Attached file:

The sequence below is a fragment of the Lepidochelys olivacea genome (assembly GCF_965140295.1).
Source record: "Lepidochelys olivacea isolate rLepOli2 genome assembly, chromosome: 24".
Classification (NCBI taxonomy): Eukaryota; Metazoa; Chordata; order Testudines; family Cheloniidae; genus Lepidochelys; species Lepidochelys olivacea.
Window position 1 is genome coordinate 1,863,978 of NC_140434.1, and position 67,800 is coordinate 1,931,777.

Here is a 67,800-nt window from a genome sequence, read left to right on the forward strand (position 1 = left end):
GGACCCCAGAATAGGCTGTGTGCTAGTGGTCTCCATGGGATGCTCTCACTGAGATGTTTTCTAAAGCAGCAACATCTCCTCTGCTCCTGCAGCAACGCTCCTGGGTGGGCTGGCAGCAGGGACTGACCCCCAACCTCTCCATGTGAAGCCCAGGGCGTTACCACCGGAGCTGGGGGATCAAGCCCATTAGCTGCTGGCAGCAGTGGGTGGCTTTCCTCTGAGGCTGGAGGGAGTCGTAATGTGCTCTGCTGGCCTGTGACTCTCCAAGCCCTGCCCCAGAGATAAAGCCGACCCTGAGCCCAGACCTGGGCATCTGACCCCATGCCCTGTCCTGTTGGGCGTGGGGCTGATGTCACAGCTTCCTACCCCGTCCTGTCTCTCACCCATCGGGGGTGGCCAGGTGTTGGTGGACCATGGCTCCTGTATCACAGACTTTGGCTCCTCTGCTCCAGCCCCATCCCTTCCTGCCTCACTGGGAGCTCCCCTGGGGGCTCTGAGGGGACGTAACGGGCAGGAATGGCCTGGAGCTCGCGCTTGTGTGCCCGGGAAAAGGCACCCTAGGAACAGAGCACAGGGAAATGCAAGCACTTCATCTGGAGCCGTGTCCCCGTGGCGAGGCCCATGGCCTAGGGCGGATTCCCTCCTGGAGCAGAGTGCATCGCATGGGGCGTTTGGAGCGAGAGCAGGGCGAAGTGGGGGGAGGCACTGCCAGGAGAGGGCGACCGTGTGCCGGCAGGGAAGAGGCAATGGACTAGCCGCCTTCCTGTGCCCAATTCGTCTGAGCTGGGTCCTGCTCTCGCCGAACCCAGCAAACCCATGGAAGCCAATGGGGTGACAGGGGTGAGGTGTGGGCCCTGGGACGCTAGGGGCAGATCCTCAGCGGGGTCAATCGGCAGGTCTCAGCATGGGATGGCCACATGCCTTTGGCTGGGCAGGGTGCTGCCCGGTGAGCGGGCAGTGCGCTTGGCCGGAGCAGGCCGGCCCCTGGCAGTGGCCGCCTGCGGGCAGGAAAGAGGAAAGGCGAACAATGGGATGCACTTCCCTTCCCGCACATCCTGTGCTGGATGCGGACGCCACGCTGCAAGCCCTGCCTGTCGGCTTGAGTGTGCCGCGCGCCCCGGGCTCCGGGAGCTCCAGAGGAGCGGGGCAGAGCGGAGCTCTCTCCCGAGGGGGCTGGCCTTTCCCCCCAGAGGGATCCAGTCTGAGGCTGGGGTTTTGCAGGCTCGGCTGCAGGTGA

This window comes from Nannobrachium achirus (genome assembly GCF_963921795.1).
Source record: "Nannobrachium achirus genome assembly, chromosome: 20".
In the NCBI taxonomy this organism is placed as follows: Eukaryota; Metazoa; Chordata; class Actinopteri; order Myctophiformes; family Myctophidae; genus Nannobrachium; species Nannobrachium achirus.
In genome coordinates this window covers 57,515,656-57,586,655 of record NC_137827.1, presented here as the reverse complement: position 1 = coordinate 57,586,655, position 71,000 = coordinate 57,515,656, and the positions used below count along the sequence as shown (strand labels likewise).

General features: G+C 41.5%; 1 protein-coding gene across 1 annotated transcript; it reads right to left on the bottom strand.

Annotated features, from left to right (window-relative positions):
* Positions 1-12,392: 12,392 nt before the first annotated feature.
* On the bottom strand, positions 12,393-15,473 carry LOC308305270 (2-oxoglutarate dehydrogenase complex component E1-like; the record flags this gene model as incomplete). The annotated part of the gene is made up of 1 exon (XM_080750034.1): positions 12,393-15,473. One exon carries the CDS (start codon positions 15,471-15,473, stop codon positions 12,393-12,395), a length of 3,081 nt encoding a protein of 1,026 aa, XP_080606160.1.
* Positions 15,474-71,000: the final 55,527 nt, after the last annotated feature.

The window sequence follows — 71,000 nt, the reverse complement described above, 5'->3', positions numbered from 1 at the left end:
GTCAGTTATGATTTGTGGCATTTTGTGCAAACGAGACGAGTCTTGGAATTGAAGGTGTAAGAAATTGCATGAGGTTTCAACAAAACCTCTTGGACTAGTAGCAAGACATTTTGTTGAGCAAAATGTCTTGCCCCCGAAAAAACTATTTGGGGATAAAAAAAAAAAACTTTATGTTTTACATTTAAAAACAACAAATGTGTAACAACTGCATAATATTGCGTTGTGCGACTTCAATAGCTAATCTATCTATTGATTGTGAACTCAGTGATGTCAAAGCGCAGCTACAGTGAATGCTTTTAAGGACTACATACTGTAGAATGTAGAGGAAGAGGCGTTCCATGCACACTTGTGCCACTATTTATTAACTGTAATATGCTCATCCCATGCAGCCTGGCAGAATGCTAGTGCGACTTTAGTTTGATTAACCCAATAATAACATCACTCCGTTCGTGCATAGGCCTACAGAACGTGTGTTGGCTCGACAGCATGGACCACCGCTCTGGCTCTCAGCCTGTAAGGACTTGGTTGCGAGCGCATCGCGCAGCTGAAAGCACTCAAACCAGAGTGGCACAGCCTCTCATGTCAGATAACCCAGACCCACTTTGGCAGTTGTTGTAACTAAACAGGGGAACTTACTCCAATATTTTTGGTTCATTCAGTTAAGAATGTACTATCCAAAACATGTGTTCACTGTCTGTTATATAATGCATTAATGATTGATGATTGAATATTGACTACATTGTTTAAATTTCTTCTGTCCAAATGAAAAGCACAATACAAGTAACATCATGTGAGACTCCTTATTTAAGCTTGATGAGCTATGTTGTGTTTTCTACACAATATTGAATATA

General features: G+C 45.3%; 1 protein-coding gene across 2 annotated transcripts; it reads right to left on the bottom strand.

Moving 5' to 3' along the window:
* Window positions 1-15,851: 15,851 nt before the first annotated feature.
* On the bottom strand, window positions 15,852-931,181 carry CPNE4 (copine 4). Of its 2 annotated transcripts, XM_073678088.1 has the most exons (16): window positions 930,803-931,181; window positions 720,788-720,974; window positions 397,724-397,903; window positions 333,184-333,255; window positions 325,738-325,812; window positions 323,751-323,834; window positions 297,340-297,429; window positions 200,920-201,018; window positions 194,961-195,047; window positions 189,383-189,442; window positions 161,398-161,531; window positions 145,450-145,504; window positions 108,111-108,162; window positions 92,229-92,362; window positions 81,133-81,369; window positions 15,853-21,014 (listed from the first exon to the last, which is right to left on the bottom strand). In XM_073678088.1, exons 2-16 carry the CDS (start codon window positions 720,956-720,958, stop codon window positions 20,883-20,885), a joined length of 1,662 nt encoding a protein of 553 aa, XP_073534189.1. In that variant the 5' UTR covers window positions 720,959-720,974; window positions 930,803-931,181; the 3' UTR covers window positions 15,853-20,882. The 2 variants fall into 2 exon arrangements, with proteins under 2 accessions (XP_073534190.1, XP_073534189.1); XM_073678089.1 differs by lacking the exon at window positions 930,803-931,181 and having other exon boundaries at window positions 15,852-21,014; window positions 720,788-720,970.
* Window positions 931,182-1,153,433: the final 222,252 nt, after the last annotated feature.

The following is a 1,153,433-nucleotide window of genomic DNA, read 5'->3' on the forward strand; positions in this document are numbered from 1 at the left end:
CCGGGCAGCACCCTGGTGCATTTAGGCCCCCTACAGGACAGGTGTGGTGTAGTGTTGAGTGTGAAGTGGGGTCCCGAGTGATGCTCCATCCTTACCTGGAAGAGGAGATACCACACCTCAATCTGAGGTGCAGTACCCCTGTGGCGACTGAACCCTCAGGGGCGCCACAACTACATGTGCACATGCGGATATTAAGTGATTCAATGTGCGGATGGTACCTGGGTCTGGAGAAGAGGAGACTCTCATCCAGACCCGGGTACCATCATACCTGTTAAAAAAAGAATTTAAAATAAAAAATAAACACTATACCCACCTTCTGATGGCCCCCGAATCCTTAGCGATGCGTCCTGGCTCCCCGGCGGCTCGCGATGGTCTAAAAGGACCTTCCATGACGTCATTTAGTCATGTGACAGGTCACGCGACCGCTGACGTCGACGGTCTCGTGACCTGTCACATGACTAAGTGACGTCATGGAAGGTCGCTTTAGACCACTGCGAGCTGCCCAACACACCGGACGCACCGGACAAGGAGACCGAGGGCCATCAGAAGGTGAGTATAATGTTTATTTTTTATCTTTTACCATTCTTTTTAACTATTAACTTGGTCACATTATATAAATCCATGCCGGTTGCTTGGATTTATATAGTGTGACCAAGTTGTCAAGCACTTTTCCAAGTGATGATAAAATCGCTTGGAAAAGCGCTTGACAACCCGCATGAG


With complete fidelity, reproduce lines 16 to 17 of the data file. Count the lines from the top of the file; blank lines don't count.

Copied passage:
The window sequence follows — 71,000 nt, the reverse complement described above, 5'->3', positions numbered from 1 at the left end:
GTCAGTTATGATTTGTGGCATTTTGTGCAAACGAGACGAGTCTTGGAATTGAAGGTGTAAGAAATTGCATGAGGTTTCAACAAAACCTCTTGGACTAGTAGCAAGACATTTTGTTGAGCAAAATGTCTTGCCCCCGAAAAAACTATTTGGGGATAAAAAAAAAAAACTTTATGTTTTACATTTAAAAACAACAAATGTGTAACAACTGCATAATATTGCGTTGTGCGACTTCAATAGCTAATCTATCTATTGATTGTGAACTCAGTGATGTCAAAGCGCAGCTACAGTGAATGCTTTTAAGGACTACATACTGTAGAATGTAGAGGAAGAGGCGTTCCATGCACACTTGTGCCACTATTTATTAACTGTAATATGCTCATCCCATGCAGCCTGGCAGAATGCTAGTGCGACTTTAGTTTGATTAACCCAATAATAACATCACTCCGTTCGTGCATAGGCCTACAGAACGTGTGTTGGCTCGACAGCATGGACCACCGCTCTGGCTCTCAGCCTGTAAGGACTTGGTTGCGAGCGCATCGCGCAGCTGAAAGCACTCAAACCAGAGTGGCACAGCCTCTCATGTCAGATAACCCAGACCCACTTTGGCAGTTGTTGTAACTAAACAGGGGAACTTACTCCAATATTTTTGGTTCATTCAGTTAAGAATGTACTATCCAAAACATGTGTTCACTGTCTGTTATATAATGCATTAATGATTGATGATTGAATATTGACTACATTGTTTAAATTTCTTCTGTCCAAATGAAAAGCACAATACAAGTAACATCATGTGAGACTCCTTATTTAAGCTTGATGAGCTATGTTGTGTTTTCTACACAATATTGAATATA